Dear God,

I am angry at you right now.

Two weeks ago today, I was supposed to be getting an email which would assure me that BWB and I would be settled in this little house, in this little city, for the next four years. Two weeks ago Friday, I was supposed to get the email confirming that assurance. Neither of those came.

Instead, I received an email which turned everything on its head, again, and found myself scrambling to re-make a plan, again, and trying to figure out how I am going to make everything okay, again.

God, I am really, really tired of scrambling. I am really tired of thinking things are going to work out, and then having them not. I am really tired of being thrown curve balls. I am really tired of having to be strong, of having to be flexible, of having to be creative, and of having to roll with the punches. I’m tired of getting through it, of making the best of it, and of trusting that things are going to work out.

I want things to work out for more than a few months. I want some certainty about where I am going to be living and what I am going to be doing for more than a year at a time. I want to know that my husband will be able to have his job and career undisturbed by the insanity of my luck. I want not to have to leave the friends we have made here, and the hospital we have grown familiar with.

I want not to feel like my dream of being an obstetrician is crumbling in front of my eyes.

But I don’t get any of that right now.

Don’t get me wrong, God. I am really grateful for the amazing man you have given me. It is not every woman who is lucky enough to have her husband’s response to a bombshell like this be, “Well gee, I guess I might end up staying home with the baby for a year or so, huh?” His unconditional support and steadfast determination that we will stay together geographically as a family in the coming year, no matter what that means in terms of his contract and career plans, is unbelievable. I’m also incredibly grateful for the tiny little person currently doing yoga inside my belly. He is a miracle, without question, and I can’t wait to meet him and get to know who this little boy is that you have sent us.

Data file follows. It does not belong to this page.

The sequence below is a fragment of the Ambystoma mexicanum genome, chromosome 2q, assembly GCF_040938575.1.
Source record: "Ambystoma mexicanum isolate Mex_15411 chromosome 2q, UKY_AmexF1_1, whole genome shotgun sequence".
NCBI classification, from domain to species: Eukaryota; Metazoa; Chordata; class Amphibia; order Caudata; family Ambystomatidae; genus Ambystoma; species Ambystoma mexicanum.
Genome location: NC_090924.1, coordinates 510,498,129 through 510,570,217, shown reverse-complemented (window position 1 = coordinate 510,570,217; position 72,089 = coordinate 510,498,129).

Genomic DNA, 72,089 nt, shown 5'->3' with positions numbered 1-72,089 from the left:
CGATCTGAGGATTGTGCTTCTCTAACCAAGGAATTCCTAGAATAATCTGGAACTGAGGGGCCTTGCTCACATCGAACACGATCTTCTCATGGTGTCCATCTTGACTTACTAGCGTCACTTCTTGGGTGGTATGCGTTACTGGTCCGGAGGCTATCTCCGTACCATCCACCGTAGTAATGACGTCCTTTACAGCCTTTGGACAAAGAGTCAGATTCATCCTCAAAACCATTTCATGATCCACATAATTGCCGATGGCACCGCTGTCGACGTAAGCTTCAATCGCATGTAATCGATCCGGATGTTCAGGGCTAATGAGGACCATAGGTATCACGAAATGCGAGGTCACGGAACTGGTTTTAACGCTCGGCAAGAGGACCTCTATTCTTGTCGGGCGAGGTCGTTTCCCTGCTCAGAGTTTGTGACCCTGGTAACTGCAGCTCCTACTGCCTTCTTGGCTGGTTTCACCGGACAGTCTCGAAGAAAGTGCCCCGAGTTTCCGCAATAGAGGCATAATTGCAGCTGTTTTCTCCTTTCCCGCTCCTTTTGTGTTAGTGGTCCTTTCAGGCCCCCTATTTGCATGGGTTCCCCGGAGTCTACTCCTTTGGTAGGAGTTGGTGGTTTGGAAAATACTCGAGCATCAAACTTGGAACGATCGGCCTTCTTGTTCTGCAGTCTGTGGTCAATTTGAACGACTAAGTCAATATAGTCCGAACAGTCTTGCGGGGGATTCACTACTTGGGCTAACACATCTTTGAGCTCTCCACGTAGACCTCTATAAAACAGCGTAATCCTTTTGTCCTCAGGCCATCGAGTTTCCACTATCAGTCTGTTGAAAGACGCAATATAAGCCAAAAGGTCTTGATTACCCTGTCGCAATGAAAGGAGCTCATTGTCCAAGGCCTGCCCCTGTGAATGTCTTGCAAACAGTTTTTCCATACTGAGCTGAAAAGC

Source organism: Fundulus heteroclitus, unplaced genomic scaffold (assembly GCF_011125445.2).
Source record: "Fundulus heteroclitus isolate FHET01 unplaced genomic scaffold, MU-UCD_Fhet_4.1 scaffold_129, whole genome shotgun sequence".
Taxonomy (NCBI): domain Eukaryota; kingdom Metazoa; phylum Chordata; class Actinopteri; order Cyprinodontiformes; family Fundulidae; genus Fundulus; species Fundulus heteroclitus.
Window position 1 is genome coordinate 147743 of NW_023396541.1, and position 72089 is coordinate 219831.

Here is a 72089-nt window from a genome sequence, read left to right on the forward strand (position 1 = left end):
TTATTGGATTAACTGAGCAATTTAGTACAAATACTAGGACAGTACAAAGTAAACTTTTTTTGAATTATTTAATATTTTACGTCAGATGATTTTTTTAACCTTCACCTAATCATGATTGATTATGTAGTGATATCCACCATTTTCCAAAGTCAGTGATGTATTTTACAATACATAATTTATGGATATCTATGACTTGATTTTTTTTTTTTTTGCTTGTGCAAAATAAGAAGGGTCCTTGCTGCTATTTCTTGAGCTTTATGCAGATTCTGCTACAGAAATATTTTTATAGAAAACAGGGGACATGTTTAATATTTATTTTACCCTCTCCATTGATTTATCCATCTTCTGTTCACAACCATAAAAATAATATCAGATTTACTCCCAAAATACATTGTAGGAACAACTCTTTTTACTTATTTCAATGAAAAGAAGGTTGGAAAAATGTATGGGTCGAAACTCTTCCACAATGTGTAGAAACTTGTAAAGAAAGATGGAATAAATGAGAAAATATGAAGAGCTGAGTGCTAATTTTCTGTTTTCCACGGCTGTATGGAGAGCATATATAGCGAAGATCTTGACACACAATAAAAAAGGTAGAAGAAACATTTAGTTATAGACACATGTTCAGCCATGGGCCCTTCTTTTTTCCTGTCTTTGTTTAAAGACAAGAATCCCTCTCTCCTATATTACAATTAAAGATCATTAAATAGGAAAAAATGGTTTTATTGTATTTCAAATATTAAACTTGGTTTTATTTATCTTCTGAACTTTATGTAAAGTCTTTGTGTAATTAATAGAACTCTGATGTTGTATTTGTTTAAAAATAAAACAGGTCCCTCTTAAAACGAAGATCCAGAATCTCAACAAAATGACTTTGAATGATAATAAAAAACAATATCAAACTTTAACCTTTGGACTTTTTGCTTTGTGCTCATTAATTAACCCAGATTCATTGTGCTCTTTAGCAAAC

I also recognize, grudgingly, that the church I found myself sitting in last week, with the priest and the parishioners who said exactly the right things, gave just the right number of hugs, and embraced me as if I had been attending services there for decades, that may have had your handiwork all over it.

But still. I’m angry. And I’m sad. And I’m confused, because I thought I saw where you were taking us, God.

I’m more calm about it than I was two weeks ago, and I’m sure in another two weeks I’ll be better than I am now. A year or two from now, I’ll see what it was that you were working on and understand a little better why you had to throw us off again. I just hate that I have to go through this again, the confusion and the doubt and the anger and the grieving. I’m tired of grieving.

I’m really angry at you right now, God. Really angry.